ADIA is thorough in its approach to recruitment, employing a combination of psychometric testing and face-to-face interviews in Abu Dhabi, where potential recruits are encouraged to explore the city and all that it has to offer. We also provide housing and school tours, as well as information on lifestyle and entertainment options.
Emirati culture places a high emphasis on the family, and we seek to ensure that the families of our new recruits have everything they need to ease their transition. This includes a programme to introduce newly arrived spouses to each other to support their integration into Abu Dhabi’s dynamic social life.
What is Infrastructure Private Equity?
At a high level, infrastructure private equity resembles any other type of private equity: firms raise capital from outside investors (Limited Partners) and then use that capital to invest in assets, operate them, and eventually sell them to earn a high return.
Profits are then distributed between the Limited Partners (LPs) and the General Partners (GPs) – with the GPs representing the private equity firm.
Just as in traditional PE, professionals spend their time on origination (finding new assets), execution (doing deals), managing existing assets, and fundraising.
The difference is that infrastructure PE firms invest in assets that provide essential utilities or services.
Real estate private equity is similar because both firm types invest in assets rather than companies.
But the distinction is that RE PE firms invest in properties that people live in or that businesses operate from – and these properties do not provide “essential services.”
Sectors within infrastructure include utilities (gas, electric, and water distribution), transportation (airports, roads, bridges, rail, etc.), social infrastructure (hospitals, schools, etc.), and energy (power plants, pipelines, and renewable assets like solar/wind farms).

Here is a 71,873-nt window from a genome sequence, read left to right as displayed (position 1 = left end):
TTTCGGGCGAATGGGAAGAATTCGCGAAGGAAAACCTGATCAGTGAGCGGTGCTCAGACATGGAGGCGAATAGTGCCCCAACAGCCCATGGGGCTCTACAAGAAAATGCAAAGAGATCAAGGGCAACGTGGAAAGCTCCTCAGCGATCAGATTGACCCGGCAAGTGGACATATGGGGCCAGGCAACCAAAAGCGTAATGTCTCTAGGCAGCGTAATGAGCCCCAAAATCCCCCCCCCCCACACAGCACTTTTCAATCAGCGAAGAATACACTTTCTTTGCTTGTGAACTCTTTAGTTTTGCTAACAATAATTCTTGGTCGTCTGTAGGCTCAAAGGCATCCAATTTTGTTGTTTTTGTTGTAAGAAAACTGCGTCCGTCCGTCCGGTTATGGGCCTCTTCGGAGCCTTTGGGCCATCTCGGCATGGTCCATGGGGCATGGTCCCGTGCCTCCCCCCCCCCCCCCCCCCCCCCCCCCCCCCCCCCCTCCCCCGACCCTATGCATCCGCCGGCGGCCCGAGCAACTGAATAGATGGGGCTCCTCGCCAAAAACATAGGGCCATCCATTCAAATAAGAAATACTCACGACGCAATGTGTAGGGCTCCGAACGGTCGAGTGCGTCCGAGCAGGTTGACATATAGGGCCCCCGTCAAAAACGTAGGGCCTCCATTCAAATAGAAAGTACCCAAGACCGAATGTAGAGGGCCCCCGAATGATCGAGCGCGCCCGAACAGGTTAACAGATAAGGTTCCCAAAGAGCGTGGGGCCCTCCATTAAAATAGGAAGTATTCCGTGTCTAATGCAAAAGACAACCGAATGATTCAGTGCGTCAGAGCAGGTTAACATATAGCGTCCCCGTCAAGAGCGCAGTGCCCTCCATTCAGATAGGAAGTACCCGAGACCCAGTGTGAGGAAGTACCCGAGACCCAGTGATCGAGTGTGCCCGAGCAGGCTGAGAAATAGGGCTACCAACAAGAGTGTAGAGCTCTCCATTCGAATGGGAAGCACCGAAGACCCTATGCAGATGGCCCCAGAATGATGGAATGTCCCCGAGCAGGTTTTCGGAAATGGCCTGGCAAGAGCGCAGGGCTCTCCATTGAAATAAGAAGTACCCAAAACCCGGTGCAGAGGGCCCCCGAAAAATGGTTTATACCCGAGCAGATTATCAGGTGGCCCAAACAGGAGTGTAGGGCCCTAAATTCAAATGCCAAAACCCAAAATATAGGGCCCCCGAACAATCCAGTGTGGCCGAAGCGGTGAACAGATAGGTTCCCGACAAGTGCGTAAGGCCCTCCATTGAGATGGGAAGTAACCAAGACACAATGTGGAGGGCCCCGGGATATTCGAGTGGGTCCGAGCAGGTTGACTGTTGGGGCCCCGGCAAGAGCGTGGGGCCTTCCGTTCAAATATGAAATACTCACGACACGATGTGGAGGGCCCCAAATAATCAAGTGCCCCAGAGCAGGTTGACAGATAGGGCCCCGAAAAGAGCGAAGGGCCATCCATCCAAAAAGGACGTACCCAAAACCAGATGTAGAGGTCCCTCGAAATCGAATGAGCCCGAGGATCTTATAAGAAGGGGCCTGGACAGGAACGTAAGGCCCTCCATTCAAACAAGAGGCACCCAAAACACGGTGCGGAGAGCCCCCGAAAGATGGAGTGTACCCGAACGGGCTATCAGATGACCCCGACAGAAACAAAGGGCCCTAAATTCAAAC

Many of these assets are extremely stable and last for decades.
Some, like airports, also have natural monopolies that make them incredibly valuable (well, except for when there’s a pandemic…).
Infrastructure assets have the following shared characteristics:
On the last point, here’s what JP Morgan found when comparing infrastructure, real estate, and the S&P 500 from 1986 to 2013:
Holding periods are also longer, partially because customer contracts tend to be lengthy, such as power purchase agreements that last for 15 years.
Overall, infrastructure private equity sits above fixed income but below equities in terms of risk and potential returns; it might be comparable to mezzanine funds.
I was contacted by a recruitment agency (Nicoll Curtin) based in London for a Senior Analyst position based in Abu Dhabi. Recruiter wants my eagerness for Abu Dhabi location.VC Call—Recruiter sets up a Video conference call with the hiring managers for 1 hour to interview in New Delhi (TERI India Habitat Centre).
The Infrastructure Private Equity Interview Process
You’ll go through the usual set of in-person and phone or video-based interviews, and you should expect behavioral questions, technical questions, and a case study or modeling test.
The behavioral/fit questions are all standard: walk me through your resume, describe your past deals, tell me your strengths and weaknesses, and so on.
The technical questions tend to focus on the merits of different infrastructure assets, the KPIs and drivers, and how you evaluate deals and use the right amount of leverage.
And the case studies and modeling tests are much simpler than on-the-job models because you usually have only 1-3 hours to complete them.
If you’re already familiar with Excel, LBO modeling, and/or real estate financial modeling, these tests should not be that difficult.
You do need to learn some new terminology, but projecting the cash flows and debt service and calculating the IRR are the same as always.